Poland's Purchasing Managers' Index (PMI) added 1.5 points to 53.4 in February, reaching the highest point in 32 months, the economic research company IHS Markit reported on March 1.
The reading also keeps the index above the 50-point line separating contraction from growth for the eighth month straight. The index’s expansion strengthens the outlook for recovery in Poland’s manufacturing sector in 2021 after the COVID-19 (coronavirus) pandemic ravaged output and sentiment last year.
“The headline figure was lifted by four of its five components during the month, the exception being stocks of purchases,” IHS Markit said.
“New orders rose at the fastest rate since last July, and at the second-strongest pace in over two-and-a-half years. Exports boosted overall inflows of new work, rising the most since September 2017. Production rose for the first time in four months, and at a rate broadly in line with the long-run survey average,” the index’s compiler added.
Despite higher output, backlogs of work increased at the fastest rate since January 2007, indicating rising pressure on capacity amid raw material shortages.
Suppliers' delivery times lengthened to the third-greatest extent in the survey history. During March and April last year – the months of the first lockdown shock - delays had been more severe.
Employment increased for the sixth month running, and at the fastest rate since June 2018. Purchasing of inputs increased at a rate broadly in line with new orders, but supply chain delays meant that firms had to use existing stocks in production. Inventories of inputs fell for the first time in five months, following a survey-record increase last December.
Meanwhile, input price inflation rose in February at the sharpest rate for a decade, and at the fourth-fastest pace on record since the survey began in 1998, according to IHS Markit.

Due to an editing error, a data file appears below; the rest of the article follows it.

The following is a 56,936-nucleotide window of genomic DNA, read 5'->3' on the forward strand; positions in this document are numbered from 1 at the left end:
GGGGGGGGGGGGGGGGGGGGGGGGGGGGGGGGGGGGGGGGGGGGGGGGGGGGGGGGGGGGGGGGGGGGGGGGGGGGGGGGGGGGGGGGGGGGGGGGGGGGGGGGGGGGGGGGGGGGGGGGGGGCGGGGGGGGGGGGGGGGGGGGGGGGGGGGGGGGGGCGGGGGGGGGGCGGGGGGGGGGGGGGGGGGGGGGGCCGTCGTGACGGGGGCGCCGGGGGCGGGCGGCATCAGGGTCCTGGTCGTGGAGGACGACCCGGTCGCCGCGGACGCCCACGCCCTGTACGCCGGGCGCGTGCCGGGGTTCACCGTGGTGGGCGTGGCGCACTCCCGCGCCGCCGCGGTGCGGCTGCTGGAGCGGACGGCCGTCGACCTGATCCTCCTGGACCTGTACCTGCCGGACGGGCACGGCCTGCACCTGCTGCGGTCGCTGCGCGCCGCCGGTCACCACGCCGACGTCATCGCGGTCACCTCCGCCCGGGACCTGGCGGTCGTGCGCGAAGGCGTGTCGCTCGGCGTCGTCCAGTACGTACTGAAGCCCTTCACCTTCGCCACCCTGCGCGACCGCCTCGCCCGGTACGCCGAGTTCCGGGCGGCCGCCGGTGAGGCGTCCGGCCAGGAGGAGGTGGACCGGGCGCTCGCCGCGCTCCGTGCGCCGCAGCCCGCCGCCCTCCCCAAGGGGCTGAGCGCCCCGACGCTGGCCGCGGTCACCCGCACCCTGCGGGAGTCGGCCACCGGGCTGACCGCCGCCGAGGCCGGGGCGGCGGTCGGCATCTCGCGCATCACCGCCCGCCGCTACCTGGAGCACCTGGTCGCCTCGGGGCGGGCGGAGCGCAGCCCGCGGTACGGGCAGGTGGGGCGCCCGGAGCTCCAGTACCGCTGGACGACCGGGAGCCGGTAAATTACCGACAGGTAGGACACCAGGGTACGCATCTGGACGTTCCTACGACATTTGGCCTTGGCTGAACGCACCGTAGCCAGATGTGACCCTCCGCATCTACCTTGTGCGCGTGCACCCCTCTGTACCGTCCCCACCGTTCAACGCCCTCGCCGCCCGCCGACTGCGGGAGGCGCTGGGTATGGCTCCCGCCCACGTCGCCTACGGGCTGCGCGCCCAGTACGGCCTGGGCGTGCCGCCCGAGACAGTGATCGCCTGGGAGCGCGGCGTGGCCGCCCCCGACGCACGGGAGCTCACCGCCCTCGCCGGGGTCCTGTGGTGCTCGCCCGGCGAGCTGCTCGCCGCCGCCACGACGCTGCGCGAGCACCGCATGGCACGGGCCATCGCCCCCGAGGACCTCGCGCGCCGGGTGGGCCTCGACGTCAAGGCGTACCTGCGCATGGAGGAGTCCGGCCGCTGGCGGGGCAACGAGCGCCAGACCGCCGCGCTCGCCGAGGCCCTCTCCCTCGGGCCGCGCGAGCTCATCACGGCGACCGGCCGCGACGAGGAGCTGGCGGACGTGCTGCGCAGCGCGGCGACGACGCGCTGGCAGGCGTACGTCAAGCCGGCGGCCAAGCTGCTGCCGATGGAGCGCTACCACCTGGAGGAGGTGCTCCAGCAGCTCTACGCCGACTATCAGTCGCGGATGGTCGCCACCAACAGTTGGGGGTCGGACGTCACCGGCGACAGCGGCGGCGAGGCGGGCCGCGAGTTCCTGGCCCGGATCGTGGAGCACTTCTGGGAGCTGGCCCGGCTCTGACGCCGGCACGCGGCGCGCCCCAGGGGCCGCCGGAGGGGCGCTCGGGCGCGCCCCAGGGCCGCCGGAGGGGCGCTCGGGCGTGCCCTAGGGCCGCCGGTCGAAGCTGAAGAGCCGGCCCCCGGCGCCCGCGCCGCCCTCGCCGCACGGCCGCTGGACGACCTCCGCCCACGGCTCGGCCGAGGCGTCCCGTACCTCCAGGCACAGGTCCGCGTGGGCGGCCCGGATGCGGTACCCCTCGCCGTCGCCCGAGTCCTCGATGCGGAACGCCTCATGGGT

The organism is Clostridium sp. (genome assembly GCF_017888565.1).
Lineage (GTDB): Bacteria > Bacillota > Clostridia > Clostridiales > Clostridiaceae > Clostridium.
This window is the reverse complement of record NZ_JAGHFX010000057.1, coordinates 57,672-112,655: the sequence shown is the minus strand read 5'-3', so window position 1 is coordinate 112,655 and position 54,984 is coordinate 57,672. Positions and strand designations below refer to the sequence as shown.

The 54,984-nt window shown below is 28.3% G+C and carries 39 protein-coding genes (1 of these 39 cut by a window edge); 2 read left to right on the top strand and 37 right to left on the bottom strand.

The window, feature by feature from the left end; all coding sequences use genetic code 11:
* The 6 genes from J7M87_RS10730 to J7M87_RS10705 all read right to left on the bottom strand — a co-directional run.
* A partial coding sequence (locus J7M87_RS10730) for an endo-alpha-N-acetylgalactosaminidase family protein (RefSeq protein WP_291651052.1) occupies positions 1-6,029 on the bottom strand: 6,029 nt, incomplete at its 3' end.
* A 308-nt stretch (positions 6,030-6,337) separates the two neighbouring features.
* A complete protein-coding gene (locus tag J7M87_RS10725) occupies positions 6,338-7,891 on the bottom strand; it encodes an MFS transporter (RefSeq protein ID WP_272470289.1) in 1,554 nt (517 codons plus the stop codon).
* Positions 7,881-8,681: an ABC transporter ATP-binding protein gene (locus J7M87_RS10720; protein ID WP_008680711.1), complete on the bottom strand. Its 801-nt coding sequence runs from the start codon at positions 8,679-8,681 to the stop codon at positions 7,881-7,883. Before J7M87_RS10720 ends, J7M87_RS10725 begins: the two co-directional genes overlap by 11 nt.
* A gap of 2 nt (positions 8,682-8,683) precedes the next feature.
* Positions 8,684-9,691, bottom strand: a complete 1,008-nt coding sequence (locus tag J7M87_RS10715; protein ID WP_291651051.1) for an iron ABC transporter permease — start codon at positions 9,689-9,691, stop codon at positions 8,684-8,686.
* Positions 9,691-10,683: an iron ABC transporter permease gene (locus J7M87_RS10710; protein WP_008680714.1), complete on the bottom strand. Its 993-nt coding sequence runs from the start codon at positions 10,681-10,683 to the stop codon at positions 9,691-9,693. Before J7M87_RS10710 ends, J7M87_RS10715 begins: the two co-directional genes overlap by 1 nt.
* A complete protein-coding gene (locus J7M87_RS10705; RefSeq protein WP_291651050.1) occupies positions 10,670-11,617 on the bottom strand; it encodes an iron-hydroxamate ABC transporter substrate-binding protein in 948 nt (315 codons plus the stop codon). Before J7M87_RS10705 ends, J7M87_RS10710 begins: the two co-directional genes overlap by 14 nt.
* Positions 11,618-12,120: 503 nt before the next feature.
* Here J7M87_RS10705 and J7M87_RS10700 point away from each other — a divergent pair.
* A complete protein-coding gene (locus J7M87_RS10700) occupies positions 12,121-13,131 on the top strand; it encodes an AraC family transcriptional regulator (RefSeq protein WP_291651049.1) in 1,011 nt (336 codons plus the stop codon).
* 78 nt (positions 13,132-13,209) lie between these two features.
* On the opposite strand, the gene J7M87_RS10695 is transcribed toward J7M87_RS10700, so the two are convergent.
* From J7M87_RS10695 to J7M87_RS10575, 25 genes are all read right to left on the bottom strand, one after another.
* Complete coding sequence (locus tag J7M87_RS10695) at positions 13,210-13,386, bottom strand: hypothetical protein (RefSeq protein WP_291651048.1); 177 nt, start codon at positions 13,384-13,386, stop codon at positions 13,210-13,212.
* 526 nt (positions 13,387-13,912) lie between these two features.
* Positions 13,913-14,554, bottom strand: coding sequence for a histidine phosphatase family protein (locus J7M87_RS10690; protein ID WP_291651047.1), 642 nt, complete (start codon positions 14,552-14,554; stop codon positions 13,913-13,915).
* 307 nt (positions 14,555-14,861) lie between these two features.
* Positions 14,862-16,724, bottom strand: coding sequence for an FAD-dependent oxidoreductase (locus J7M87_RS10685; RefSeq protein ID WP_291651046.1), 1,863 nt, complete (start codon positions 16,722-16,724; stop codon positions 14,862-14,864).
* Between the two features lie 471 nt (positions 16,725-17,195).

“Anecdotal evidence revealed that global raw material shortages and logistical problems at borders pushed up costs, exacerbated by the weak zloty,” OHS Markit said. Companies passed on higher input prices to customers, with output prices increasing at the fastest rate since May 2004, it added.
The outlook for Poland’s manufacturing sector remains promising. Many companies are expecting double-digit increases in sales by February 2022 as the economy recovers from the coronavirus pandemic, the PMI survey showed.
As has been the case since the onset of the pandemic, however, the positive outlook is clouded by uncertainty regarding the currently surging third wave of infections and the pace of vaccinations.
Real economy data also confirm an upturn in Poland’s industrial sector, even if its pace is very uneven. Poland’s industrial production growth eased to just 0.9% y/y in January, after jumping 11.2% y/y the preceding month, Poland’s statistical office GUS said in February. The February reading is due later this month.
Also, the fall in Poland’s GDP surprised to the upside in 2020 with a contraction of just 2.7%, GUS said last week. That is the worst result in three decades but still only a nuisance compared to the crises in Italy or Spain.
The Polish economy is expected to expand around 4% in 2021 on the back of reinvigorated household consumption, exports, and – to a smaller extent – investment.